Comprehensive Software Reviews to make better IT decisions
The Latest Microsoft AI Power Play
Microsoft is releasing free online courses for artificial intelligence. This is its attempt at remaining relevant in the AI space, so you might as well take advantage.
- On April 2, 2019, Microsoft and OpenClassrooms announced a partnership. Together, they are providing masters-level artificial intelligence development courses.
- Back in early March, Microsoft unveiled a free AI strategy online course. The Microsoft AI Business School is focused on strategy, risk mitigation, and culture.
- These programs supplement its existing AI School (which is also free) and the Microsoft Professional Program for Artificial Intelligence (which can be audited for free).
Microsoft appears to be struggling in the artificial intelligence space. It’s losing the virtual assistant space (even replacing Cortana with Alexa in Skype). Microsoft doesn’t have access to the same amount of data as Google. Amazon’s AWS has greater adoption than Azure, suggesting that more AI computational workload is happening in Amazon’s Data Centers than in Microsoft’s.
The above resources show a more strategic play by Microsoft: it is taking control over the AI education space. Its logic is that the more people it can train on AI and on Microsoft’s AI offerings, then the greater future market share it will have on AI tools and AI-enabling infrastructure.
You should be selfish and acquire some free AI skills. It helps Microsoft, but it will also help your paycheck– the Robert Half Technology 2019 Salary Guide shows that artificial intelligence and machine learning are sought after skills.
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Adoption of Micro Focus’ Service Management Automation X Product Increasing Along With Deployment Options
Micro Focus announced that its Service Management Automation X (SMAX) product has grown its customer count by 133% over the past year and can now be deployed as SaaS in addition to cloud or on-premises solutions.
HPE has ported over InfoSight Predictive Analytics platform from its 2017 acquisition of Nimble to its SimpliVity line, adding AI to the hyperconverged infrastructure (HCI), as announced in an Oct. 28 press release.
Darktrace introduced a “Cyber AI Analyst” in September 2019 as a means of offloading incident management responsibilities from InfoSec practitioners. This new feature functions as an “extra body” to intelligently create reports of suspicious activity on the company network.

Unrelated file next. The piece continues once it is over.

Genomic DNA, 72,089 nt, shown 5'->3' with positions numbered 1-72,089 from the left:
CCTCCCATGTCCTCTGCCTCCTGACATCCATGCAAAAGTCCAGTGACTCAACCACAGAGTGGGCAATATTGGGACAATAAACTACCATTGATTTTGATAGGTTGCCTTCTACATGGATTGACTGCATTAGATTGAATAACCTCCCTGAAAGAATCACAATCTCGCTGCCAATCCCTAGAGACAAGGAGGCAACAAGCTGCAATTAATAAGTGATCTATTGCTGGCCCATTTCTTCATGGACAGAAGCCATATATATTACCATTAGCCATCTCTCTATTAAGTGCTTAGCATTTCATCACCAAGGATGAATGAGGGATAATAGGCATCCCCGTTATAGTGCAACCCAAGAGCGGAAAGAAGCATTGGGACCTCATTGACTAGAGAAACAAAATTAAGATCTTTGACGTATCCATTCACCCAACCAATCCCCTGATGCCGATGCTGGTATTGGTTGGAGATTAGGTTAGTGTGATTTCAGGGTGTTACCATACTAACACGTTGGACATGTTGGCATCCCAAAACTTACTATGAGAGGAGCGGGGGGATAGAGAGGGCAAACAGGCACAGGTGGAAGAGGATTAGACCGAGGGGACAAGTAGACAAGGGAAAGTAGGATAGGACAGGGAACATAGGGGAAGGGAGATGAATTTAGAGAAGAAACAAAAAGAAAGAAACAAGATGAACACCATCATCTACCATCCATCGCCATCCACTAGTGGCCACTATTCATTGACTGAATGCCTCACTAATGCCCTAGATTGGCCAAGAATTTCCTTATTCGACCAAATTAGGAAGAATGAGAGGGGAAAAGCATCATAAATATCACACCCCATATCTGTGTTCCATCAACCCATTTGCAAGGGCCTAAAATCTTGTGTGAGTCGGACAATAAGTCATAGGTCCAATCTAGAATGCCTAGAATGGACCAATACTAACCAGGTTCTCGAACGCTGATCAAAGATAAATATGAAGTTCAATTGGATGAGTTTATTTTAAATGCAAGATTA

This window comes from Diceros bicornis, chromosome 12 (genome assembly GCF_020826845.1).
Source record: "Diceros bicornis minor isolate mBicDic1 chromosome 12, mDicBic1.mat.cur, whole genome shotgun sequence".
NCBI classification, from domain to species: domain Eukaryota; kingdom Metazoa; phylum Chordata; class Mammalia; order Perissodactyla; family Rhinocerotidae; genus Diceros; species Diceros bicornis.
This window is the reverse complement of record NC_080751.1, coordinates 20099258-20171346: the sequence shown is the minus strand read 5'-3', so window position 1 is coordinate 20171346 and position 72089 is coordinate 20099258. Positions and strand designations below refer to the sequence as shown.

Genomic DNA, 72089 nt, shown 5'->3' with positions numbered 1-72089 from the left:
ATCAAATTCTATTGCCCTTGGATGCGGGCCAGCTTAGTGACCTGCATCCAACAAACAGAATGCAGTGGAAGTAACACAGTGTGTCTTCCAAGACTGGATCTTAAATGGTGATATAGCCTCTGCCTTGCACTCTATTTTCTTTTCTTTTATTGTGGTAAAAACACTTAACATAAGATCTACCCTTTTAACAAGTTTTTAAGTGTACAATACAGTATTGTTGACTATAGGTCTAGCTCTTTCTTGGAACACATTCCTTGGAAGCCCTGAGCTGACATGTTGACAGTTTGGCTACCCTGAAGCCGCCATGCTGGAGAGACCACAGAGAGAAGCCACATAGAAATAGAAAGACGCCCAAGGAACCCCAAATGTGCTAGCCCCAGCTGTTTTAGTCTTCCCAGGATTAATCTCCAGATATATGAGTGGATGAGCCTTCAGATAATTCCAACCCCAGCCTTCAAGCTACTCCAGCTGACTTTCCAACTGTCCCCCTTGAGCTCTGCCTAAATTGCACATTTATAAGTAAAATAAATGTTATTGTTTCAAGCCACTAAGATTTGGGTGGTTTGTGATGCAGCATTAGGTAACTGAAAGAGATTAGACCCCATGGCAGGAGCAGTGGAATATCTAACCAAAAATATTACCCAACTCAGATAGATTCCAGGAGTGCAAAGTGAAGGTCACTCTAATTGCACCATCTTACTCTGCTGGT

VMware challenges IT to be more than it may be comfortable with: technologists as members of an elite caste charged with the moral use of technology and guarding the uninitiated against negative consequences.
Analysts make their bones on prognostication and prediction, and the imminent demise of any given technology is a mainstay of their subject matter. San Francisco-based VMware has made its sacrificial offerings but for two different auguries. First the place and dominance of public cloud as the center of the enterprise IT activity and work. Secondly, and more importantly, the enduring importance of self-service, elasticity, measure service, broad network access, and pooled resources.
ServiceNow has mastered the art of implementing subtle license changes and price adjustments with each major release of its software, resulting in regular price increases for its customers. This has occurred with the London, Madrid, and, most recently, New York releases.
San Francisco-based IT startup Forethought announced new product Agatha Predictions on September 5 to help categorize and organize incoming tickets.
Spiceworks – which operates a community of IT professionals, marketplace, and free apps – has agreed to be acquired by Ziff Davis B2B, but says it will continue to prioritize and develop its products.
Quest Software has announced its newest updates, KACE SDA 7.0 and KACE SMA 9.1, which enhance their features, apply Linux scripted installs, and automate systems management.